The E-Boat Offshore One Design is a light displacement IOR mini-ton keel-boat with a lifting cast iron keel, designed in 1974 by Julian Everitt.
The lifting keel and light all-up weight render her suitable for trailing by cars of moderate size. Some two hundred and fifty E-Boats were built between 1976 and 1984 of which around one hundred and fifty were delivered to the UK. Most remain in active use and are fairly evenly spread about the country, but the main areas where significant numbers will be seen are on the Forth (Port Edgar Yacht Club) and the Solent.
For sailing the keel is locked down and, if the mechanism is properly maintained and used, is as firmly located as in any fixed keel boat. The benefit of her light displacement is seen in her speed and she will comfortably outpace many larger yachts, despite her uncomplicated masthead rig. As with the majority of trailer-sailers (and many other modern designs), she has a relatively low ballast ratio and therefore lacks the ultimate stability of heavier and larger yachts. Having said this, in the right hands and with some simple but important safety modifications she is capable of safe offshore passages.
Accommodation is quite good for a boat of this size and is aided by the large beam. In fine weather three adults can live aboard comfortably, although she has 4 good sized berths. The twin cabin layout offers relatively good privacy, whilst the galley and chart table facilities are reasonable. There is room (just) for a sea toilet though most boats carry a self contained “chemical” toilet instead. The main problem is lack of headroom but this can be considerably improved by fitting a canopy. However around a dozen raised coach roof versions were built towards the end of the production run.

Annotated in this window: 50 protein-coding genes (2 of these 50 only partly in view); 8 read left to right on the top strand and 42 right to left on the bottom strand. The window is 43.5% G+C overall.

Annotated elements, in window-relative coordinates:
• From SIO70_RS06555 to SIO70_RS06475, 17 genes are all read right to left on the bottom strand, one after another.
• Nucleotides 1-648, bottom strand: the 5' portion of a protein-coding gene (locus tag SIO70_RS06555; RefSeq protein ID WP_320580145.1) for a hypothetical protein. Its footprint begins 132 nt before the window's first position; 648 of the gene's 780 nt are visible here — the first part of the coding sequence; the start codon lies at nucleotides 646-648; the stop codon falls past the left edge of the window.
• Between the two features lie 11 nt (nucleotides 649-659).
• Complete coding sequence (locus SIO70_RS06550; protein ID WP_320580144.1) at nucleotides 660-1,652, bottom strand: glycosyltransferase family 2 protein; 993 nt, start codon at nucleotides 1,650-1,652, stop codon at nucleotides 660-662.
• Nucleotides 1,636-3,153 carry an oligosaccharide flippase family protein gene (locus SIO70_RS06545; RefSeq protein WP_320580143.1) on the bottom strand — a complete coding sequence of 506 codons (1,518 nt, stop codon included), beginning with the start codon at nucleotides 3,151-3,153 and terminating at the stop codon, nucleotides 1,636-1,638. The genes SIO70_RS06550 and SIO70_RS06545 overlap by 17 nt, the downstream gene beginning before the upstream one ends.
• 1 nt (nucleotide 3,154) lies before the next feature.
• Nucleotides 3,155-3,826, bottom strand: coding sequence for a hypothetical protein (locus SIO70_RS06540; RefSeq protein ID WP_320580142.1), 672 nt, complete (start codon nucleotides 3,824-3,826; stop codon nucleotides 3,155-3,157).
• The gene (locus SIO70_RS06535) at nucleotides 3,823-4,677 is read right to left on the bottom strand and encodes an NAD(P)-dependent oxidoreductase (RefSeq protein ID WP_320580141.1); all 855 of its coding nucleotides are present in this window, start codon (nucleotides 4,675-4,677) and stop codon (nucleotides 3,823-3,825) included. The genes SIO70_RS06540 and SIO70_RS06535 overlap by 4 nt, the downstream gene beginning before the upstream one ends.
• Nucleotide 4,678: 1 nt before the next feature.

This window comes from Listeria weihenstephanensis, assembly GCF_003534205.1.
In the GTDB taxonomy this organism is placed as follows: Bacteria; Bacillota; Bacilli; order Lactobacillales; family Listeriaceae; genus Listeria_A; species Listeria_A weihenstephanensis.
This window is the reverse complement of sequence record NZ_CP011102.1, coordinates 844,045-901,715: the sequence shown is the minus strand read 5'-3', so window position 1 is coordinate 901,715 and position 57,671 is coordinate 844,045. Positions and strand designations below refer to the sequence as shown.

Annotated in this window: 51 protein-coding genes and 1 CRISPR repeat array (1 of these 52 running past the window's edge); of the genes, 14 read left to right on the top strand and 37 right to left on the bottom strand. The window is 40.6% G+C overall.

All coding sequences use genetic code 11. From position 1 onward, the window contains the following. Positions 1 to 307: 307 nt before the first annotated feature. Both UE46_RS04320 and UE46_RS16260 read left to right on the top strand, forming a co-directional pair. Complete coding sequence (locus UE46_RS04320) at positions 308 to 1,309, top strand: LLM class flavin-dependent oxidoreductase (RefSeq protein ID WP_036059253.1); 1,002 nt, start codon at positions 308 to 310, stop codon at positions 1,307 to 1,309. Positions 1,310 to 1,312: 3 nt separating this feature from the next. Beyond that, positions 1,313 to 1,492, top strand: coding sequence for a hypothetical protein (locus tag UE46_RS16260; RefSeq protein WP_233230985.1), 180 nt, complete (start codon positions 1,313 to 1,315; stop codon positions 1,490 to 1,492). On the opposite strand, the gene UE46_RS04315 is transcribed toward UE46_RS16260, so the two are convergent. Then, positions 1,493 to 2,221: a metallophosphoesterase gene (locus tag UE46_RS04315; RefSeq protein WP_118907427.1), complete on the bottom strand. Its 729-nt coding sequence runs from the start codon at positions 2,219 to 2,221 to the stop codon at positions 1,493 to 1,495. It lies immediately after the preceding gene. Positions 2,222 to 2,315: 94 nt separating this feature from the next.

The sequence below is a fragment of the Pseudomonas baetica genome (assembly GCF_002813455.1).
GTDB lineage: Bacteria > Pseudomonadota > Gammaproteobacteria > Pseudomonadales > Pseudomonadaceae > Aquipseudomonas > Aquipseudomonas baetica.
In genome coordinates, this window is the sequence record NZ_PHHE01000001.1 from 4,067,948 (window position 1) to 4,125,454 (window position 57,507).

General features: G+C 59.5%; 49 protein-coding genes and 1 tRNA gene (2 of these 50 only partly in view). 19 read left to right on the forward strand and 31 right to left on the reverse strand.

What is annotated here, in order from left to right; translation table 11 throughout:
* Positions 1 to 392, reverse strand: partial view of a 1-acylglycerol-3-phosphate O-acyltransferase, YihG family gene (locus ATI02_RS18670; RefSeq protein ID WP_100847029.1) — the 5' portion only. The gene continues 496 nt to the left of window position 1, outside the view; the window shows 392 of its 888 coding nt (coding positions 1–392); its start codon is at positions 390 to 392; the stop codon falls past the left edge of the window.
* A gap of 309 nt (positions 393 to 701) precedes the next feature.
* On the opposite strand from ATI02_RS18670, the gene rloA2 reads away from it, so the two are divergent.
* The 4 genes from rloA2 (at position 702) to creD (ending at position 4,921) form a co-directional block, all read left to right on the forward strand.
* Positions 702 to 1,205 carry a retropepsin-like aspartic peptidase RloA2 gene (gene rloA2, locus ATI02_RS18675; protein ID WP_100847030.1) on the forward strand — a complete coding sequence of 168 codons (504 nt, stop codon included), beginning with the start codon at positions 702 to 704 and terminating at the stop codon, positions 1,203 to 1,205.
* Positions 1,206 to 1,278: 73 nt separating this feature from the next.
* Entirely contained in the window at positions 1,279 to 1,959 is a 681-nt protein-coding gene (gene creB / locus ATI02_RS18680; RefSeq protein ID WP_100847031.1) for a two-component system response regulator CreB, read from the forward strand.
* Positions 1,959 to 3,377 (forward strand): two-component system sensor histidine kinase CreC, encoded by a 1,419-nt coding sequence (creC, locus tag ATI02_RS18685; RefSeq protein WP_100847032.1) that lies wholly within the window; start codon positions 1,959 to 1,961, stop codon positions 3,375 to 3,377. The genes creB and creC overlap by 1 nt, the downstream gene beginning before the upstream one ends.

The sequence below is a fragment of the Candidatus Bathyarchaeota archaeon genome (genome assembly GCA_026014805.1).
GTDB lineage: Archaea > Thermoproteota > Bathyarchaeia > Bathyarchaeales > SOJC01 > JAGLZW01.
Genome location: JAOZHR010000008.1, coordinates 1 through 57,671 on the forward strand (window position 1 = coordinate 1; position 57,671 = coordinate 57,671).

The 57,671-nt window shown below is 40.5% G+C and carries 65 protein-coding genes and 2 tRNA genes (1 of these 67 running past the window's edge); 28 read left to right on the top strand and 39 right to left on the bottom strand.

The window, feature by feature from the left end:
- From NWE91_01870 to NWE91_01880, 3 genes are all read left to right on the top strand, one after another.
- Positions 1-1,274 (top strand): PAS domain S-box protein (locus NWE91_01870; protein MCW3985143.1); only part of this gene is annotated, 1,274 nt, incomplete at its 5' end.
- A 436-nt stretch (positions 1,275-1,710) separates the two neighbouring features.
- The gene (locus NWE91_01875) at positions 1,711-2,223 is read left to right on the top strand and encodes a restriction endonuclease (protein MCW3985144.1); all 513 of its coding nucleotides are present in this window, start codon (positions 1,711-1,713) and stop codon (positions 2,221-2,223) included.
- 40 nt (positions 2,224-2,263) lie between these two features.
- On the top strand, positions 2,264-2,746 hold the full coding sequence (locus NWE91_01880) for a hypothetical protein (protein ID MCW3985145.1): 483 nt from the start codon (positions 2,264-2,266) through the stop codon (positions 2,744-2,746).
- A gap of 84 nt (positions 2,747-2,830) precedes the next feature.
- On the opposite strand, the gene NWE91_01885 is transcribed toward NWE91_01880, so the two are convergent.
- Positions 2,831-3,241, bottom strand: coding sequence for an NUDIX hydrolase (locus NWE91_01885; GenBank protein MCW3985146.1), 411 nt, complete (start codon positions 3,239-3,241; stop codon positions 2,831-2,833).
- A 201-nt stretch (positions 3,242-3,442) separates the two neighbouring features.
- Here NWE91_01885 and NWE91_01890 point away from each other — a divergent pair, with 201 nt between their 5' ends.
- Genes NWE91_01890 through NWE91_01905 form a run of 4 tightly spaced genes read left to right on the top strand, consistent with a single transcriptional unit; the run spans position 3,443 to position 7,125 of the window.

All the boats were available either in kit form or fully fitted out, and if cruising is a priority then the latter is certainly the more suitable. The wide flush decks and guardrails make access around the boat easy and relatively safe.
The price range of E-Boats is currently about £1,500 to £5,000. If one were to offer any single piece of advice on buying it would be to buy the best equipped and kept boat you can find; it will cost much more than the difference to put a poorly maintained boat into good order. If cruising is your main interest look for a boat with a properly finished interior. The raised coach roof version offers slightly better headroom but the cockpit is slightly smaller.
The main advantage of the E-Boat over any of its competitors is its trailability – therefore look for a boat with a break-back trailer and trolley or be prepared to invest in one. I would go as far as to say the boat is not complete without such a rig – the difference in ease of launch and recovery is hard to imagine without trying it. She’s just within the limits of width for towing in the UK and as long as the towing vehicle is registered in the UK it’s also legal to tow on the Continent.
The Class Association provides new members with reprints from the Association Magazines relating to many areas including safety. We are currently collating the contents of all the back issues of the Magazine so that we can have copies of a wider range of subject matter to hand.
Please contact the Association Secretary if you wish any further information.